Additionally, some geospatial processed results need more operation accessible. For example, in WFS provides Filter Encoding to extract demanded feature from features resource, but features which are resulted from WPS processing do not have Filter Encoding for extracting post process features. Unlike an XPath, features document such as GML need more semantic access than syntactic access to spatial data. XPath provides only syntactic access to XML node in document structure, but Filter Encoding provides more access in spatial relation. In BPEL, XPath provides preparation mechanism to assign a parameter. Thus, Filter Encoding also needs to provide preparation mechanism to spatial data as well.

Moreover, XML data manipulation can be applied to cooperate with such XML as used in a specific purpose, which found in a number of researches in Web Service area. For examples, SOAP header in which extended for web service users authentication (Kadry and Smaili, 2007), SOAP message in which securing high sensitive data encrypted (Nabi et al., 2010), WSDL which is enhanced for describing QoS properties to client (Yan-Ping and Zeng-Zhi, 2007) and XML-based metadata for agricultural spatial information sharing in personalized information service (Wang et al., 2010).

The following are the examples of preparation definitions for input parameter preparation in various cases.

Basic assignment:

The above example demonstrates the assign element <Copy> that copies a message from one variable to another variable by replacing value at {$buildingToBeBuffered} markup in which declared in the output variable context. Some OGC Web services publish a sizeable geospatial message such as wfs: Feature Collection or wcs: Coverage, the engine must use that value by reference instead of instance value directly. <GetRefereceURL/> element is used to inform engine to store data into file system and uses that data by reference as follows example.

Assign activity also supports XPath similar to BPEL for accessing value in XML DOM as below example.

Geospatial data such as wfs: Feature collection that response from one WPS service require spatial filter in which extracting demanded features for sending as input parameters to next process actor in a service chain. User can define <ogc: Filter> inside <Assign> activity to filter spatial features at engine site as follows example:

Advance assignment:

Exceptions handler: In complex geospatial services orchestration with involving the number of services, the demand for managing exceptions is required that not only for process debugging purpose but also the compensation mechanism for geospatial web services composition such as described in the research of (Yanfeng et al., 2005).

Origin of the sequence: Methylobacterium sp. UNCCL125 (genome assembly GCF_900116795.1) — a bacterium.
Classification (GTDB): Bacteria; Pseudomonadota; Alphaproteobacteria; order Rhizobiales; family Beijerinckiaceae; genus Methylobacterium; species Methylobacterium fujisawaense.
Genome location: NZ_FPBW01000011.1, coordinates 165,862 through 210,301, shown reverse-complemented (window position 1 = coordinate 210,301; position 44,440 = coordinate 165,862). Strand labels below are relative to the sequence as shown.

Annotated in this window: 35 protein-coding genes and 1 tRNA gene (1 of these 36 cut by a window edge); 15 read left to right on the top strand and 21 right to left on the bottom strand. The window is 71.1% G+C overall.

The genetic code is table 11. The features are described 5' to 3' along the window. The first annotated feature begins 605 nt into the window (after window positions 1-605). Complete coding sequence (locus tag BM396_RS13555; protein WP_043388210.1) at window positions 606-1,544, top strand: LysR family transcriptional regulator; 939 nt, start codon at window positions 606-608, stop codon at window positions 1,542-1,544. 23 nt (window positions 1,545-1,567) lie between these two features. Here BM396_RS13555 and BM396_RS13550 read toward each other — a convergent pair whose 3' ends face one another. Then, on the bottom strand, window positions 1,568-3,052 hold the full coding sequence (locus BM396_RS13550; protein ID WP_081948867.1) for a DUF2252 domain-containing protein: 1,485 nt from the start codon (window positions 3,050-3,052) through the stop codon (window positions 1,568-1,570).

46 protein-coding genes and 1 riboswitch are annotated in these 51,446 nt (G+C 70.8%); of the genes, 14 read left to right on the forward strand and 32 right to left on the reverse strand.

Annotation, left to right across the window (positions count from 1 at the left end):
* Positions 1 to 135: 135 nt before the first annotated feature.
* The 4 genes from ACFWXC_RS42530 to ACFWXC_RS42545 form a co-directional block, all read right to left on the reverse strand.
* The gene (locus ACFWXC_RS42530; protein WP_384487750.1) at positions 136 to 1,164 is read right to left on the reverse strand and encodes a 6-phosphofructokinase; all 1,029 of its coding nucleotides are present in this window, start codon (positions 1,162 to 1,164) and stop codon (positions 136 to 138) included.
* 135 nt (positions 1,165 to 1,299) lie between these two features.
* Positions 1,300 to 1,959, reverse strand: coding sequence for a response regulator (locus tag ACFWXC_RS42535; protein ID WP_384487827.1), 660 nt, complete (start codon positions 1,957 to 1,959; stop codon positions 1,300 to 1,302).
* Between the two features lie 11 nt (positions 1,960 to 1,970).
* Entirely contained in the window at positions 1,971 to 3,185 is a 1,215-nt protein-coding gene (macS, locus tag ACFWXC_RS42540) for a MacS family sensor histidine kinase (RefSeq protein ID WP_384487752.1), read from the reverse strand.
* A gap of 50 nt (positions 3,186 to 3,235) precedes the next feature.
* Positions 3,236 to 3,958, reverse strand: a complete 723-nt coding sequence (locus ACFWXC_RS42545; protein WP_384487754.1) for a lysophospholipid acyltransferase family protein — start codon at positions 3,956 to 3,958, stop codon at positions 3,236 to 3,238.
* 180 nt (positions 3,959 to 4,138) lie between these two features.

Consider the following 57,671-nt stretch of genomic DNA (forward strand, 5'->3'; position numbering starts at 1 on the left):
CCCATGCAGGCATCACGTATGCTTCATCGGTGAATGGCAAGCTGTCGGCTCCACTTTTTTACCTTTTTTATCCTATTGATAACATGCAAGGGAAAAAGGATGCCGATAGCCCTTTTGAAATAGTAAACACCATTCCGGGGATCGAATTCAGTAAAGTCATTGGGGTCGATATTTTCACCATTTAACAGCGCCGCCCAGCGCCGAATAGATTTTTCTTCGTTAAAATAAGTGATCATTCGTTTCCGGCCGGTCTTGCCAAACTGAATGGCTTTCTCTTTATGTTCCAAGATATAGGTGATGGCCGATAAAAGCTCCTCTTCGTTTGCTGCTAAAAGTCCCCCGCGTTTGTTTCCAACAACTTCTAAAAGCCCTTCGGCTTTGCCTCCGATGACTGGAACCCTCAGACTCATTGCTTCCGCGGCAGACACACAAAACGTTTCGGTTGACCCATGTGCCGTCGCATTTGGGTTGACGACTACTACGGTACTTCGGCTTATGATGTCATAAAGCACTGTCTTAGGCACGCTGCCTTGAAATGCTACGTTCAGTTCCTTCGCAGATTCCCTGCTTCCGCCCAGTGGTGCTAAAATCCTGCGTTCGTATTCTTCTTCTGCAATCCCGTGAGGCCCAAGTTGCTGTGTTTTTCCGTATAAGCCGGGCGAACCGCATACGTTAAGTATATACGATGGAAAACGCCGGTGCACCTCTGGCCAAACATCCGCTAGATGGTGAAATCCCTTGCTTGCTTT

A number of ways to manage an exception, which is a response from geospatial service in case of that is, an invalid work. A fault response from an <Invoke> activity is one source of faults, where the fault name is based on exceptions that thrown from geospatial information services such as ows: Missing Parameter Value, ows: Invalid Parameter Value or soapenv: Server. User Exception. Each service shall respond to an Exception Report message that describes what request is invalid. Similar to typical programming language the exception gives the orchestration script easier to maintain. Using fault handlers is simple and that similar to catching exception in Java which user defines in Try-Catch block. Fault handlers can be declared globally across an entire process or directly on an <Invoke> activity which is defined locally.

In addition, the occurred exception normally has two categories, error in transportation and exception from service provider. The exception which is issued from service provider is usually an XML-based structure for examples, ows: Exception Report and soapenv: Fault. To access fault name in that exception document an Xpath must be specified in “path” attribute of <catch> element. This approach gives an engine to catch any exception structures from any standard service provider.

The fault handler used to declare a catching of invalid task is demonstrated as below example.

IMPLEMENTATION

We design an engine component similar to typical interpretation of computer programs that requires a structure of variable declaration, a control flow and an exception handler. That structure divides engine into a number of components i.e., Variable Handler, Control Flow Handler, Coordination Handler and Exception Handler (Fig. 1). The Variable Handler is used to handling a related geospatial data (e.g., wfs: GetFeature, wfs: Feature Collection, wps: Execute, GeoTiff, and Shapfile). Control Flow Handler is used to orchestrate a coordination of external services as defined in <Receive>, <Invoke>, <Assign>, and <Reply> activities or structured activities such as <Sequence> and <Flow>. Engine Manager will execute the service activities in order to orchestrate a sequence that is expressed in the orchestration script. The faults handler, which is user, defined in an orchestration script will be caught by Exception Handler when it occurs during services orchestration.